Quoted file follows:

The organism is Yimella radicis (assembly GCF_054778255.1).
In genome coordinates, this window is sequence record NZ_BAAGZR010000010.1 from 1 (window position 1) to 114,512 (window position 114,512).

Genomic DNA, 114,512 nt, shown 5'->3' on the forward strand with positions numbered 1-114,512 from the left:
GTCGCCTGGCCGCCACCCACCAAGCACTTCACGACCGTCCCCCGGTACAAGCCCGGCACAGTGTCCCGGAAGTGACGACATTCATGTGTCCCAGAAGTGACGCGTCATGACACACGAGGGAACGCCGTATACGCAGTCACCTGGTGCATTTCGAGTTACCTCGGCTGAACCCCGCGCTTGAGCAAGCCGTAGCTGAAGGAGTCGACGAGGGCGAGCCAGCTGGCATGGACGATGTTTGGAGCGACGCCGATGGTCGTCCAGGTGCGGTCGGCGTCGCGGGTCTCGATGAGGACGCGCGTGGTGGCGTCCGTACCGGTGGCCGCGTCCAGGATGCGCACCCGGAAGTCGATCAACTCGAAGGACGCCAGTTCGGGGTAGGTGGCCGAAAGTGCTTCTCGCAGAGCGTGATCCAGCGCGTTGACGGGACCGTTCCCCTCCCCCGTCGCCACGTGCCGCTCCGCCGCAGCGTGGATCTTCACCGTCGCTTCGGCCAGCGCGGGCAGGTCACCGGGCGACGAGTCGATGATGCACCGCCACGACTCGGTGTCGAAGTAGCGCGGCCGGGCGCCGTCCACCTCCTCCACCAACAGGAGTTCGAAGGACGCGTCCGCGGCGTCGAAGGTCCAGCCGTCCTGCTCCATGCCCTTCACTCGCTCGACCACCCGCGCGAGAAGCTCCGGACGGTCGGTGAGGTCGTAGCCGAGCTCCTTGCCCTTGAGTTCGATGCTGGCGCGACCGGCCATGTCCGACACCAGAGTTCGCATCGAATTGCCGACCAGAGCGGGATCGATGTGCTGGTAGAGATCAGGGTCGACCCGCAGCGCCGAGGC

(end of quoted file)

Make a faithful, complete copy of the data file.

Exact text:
The organism is Yimella radicis (assembly GCF_054778255.1).
In genome coordinates, this window is sequence record NZ_BAAGZR010000010.1 from 1 (window position 1) to 114,512 (window position 114,512).

Genomic DNA, 114,512 nt, shown 5'->3' on the forward strand with positions numbered 1-114,512 from the left:
GTCGCCTGGCCGCCACCCACCAAGCACTTCACGACCGTCCCCCGGTACAAGCCCGGCACAGTGTCCCGGAAGTGACGACATTCATGTGTCCCAGAAGTGACGCGTCATGACACACGAGGGAACGCCGTATACGCAGTCACCTGGTGCATTTCGAGTTACCTCGGCTGAACCCCGCGCTTGAGCAAGCCGTAGCTGAAGGAGTCGACGAGGGCGAGCCAGCTGGCATGGACGATGTTTGGAGCGACGCCGATGGTCGTCCAGGTGCGGTCGGCGTCGCGGGTCTCGATGAGGACGCGCGTGGTGGCGTCCGTACCGGTGGCCGCGTCCAGGATGCGCACCCGGAAGTCGATCAACTCGAAGGACGCCAGTTCGGGGTAGGTGGCCGAAAGTGCTTCTCGCAGAGCGTGATCCAGCGCGTTGACGGGACCGTTCCCCTCCCCCGTCGCCACGTGCCGCTCCGCCGCAGCGTGGATCTTCACCGTCGCTTCGGCCAGCGCGGGCAGGTCACCGGGCGACGAGTCGATGATGCACCGCCACGACTCGGTGTCGAAGTAGCGCGGCCGGGCGCCGTCCACCTCCTCCACCAACAGGAGTTCGAAGGACGCGTCCGCGGCGTCGAAGGTCCAGCCGTCCTGCTCCATGCCCTTCACTCGCTCGACCACCCGCGCGAGAAGCTCCGGACGGTCGGTGAGGTCGTAGCCGAGCTCCTTGCCCTTGAGTTCGATGCTGGCGCGACCGGCCATGTCCGACACCAGAGTTCGCATCGAATTGCCGACCAGAGCGGGATCGATGTGCTGGTAGAGATCAGGGTCGACCCGCAGCGCCGAGGC